Up for a night out


London’s Camden Market has its share of characterful drinking establishments, so to attract visitors to a new terrace bar crowning a historic building, playfully nostalgic design moves within a contrasting light structure were in order. James Parker reports

Camden in north west London remains one of the capital’s liveliest areas for nightlife, and also street markets. The long-established Stables Market near Chalk Farm station forms a key part of the area’s enduring, unvarnished Victorian brick identity, including ‘Makers’ Alley,’ a line of small retail units along Chalk Farm Road. Created as an independent market for traders, the market features an array of stalls and shops selling clothes, furniture and household goods. A new rooftop bar and restaurant designed by local practice vPPR in a prime position overlooking the market, is already part of the landscape.

Sitting at the north-west of the Regent’s Canal Conservation Area, the market is located in brick structures including capacious viaduct arches, and a total of four listed buildings. With the area’s construction being chiefly erected to serve the burgeoning railway transport of the 19th century, and associated horse-drawn vehicles, they include the former stables of long-established distribution firm Pickfords; the Grade II* listed ‘Horse Hospital.’ This monolithic structure, on the corner of two busy roads (and forming one side of ‘Makers’ Alley) was built for horses who pulled not only carts, but also barges along the adjacent canal.

The new Lucky Club cocktail bar has been created along the top of an imposing, externally rectilinear and internally curved wall adjacent to the historic building and railway line, adding both a contrastingly light form and a vibrant complement to the area’s F&B offerings.

The majority of structures surrounding the Stables Market were built as part of Camden Goods Yard at the end of the 19th century. The market itself has seen some recent redevelopment, setting the scene for the new, dark steel canopy; In 2006 a large indoor market hall was built in a yard between the Stables and Camden Lock Markets, and the following year the rear of Stables Market was redeveloped with two new four-storey buildings housing shops, food outlets, offices, workshops and storage facilities, as well as an exhibition space and a new pedestrian route exposing 25 of the existing railway arches. These pedestrian walkways, echoing the robustness of the Horse Hospital, make the area much more walkable for shoppers and other visitors.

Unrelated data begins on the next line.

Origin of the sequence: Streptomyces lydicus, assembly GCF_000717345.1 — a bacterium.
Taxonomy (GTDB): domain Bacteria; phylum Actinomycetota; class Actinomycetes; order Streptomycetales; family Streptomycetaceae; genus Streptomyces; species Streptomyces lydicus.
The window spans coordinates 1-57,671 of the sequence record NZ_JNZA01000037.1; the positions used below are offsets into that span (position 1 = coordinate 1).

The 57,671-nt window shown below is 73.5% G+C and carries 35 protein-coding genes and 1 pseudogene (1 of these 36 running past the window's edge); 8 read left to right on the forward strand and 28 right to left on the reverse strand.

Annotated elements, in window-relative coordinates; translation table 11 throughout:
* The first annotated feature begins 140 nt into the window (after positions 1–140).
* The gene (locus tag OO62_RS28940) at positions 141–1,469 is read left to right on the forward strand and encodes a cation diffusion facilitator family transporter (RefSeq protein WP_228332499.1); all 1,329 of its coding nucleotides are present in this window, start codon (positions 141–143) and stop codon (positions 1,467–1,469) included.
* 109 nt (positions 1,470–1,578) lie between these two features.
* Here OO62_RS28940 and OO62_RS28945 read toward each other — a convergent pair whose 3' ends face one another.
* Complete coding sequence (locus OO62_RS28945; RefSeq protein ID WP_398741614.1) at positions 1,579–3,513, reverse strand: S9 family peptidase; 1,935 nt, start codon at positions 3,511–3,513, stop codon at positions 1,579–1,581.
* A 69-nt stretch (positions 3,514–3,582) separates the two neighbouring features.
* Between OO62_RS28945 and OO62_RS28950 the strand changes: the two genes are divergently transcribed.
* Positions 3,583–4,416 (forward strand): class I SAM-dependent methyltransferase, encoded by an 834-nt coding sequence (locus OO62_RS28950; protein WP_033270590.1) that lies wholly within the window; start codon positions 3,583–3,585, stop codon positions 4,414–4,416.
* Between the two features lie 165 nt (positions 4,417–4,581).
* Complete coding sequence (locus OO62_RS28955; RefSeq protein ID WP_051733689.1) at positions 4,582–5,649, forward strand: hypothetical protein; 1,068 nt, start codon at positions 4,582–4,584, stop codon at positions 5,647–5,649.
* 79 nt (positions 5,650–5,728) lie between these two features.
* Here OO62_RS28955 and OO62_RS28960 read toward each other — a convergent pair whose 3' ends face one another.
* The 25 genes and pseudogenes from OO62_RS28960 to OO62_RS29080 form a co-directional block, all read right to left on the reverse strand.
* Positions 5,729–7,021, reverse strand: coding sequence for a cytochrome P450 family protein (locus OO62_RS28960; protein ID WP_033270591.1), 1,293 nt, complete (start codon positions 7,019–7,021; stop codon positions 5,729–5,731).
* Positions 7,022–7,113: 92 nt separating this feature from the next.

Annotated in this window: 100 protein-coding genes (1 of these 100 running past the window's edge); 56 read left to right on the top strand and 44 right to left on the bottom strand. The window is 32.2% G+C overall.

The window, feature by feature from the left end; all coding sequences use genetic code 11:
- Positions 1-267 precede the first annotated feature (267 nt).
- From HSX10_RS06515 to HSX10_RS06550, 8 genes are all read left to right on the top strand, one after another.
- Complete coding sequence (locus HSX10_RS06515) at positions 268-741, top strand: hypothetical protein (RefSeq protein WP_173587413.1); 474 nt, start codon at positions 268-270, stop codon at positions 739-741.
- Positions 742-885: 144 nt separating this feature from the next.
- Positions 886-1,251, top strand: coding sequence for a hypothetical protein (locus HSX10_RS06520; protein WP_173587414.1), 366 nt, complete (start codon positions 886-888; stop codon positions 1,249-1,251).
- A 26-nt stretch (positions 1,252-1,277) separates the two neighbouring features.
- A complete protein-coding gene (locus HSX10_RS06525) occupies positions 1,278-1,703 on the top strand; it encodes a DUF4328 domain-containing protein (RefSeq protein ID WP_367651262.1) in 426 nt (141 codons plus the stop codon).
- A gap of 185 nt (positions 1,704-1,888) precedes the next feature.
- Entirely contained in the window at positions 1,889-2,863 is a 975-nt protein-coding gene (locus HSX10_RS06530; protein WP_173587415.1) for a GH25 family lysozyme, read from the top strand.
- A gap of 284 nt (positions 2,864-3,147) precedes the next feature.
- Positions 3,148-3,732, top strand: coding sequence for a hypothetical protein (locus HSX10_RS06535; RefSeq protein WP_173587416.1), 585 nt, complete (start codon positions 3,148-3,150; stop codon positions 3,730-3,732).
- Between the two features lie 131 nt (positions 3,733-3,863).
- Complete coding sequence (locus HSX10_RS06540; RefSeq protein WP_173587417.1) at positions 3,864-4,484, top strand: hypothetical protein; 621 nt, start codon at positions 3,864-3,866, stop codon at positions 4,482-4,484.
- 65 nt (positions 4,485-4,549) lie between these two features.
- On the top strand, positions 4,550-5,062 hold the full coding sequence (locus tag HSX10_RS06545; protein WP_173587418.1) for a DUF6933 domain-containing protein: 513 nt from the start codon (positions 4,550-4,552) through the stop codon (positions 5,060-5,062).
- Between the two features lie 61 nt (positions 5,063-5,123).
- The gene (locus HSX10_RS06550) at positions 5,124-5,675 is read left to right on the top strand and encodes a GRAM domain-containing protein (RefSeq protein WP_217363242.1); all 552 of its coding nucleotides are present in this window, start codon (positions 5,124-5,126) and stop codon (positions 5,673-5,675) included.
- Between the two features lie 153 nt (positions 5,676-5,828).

One of the key features of the new lightweight steel and glass addition created on top of the overwhelmingly solid brick edifice (its 2 metre-thick walls necessitated by the need to cope with train movements from the adjacent railway), is a further continuation of the permeability realised up by the redevelopment of Stables Market. The bar, plus its terrace, provides a new ‘high line’ destination at the end of the quirkily attractive original cobbled slope, which was previously used to move horses between the two levels.

The new structure, facing onto the street on one side, and into the ‘North Yard’ of the Stables on the other, was constructed by DFL and Helm X for client The Camden Market Management Company, and developer LabTech. The knowledge of the area possessed by vPPR Architects was key to answering the brief for this locally important site; they have a “very strong connection to Camden, and care deeply about the neighbourhood.”


The project was deceptively straightforward; namely adding a lightweight, partly exposed curving steel canopy to the top of a historic brick building. However in order to meet the client’s goal of attracting visitors to the market up to the higher level, and create a contrasting and yet sympathetic enclosure for a welcoming new F&B destination, a meticulous and highly distinctive approach to the structure was the order of the day.

Jessica Reynolds, director at vPPR Architects, explains that the brief was for a light canopy that “responds to the rich contextual heritage of the site, and becomes a strong visual marker for this prominent urban site.” The new structure draws on the location’s heritage, with an undulating, sculptural steel pattern that subtly references its former use, and announces a new North London “hotspot.”

Heritage was the priority and the guiding factor, and this bar design – perhaps more than most – would be “drawn from its context,” says Teresa Erskine of vPPR. The architects worked closely with Nadina Reusmann, Labtech’s heritage director on the project, “who was basically a history book on the area,” says Erskine, as well as dealing with Historic England. “It was a very collaborative process, all consultants were appointed at RIBA Stage 1.”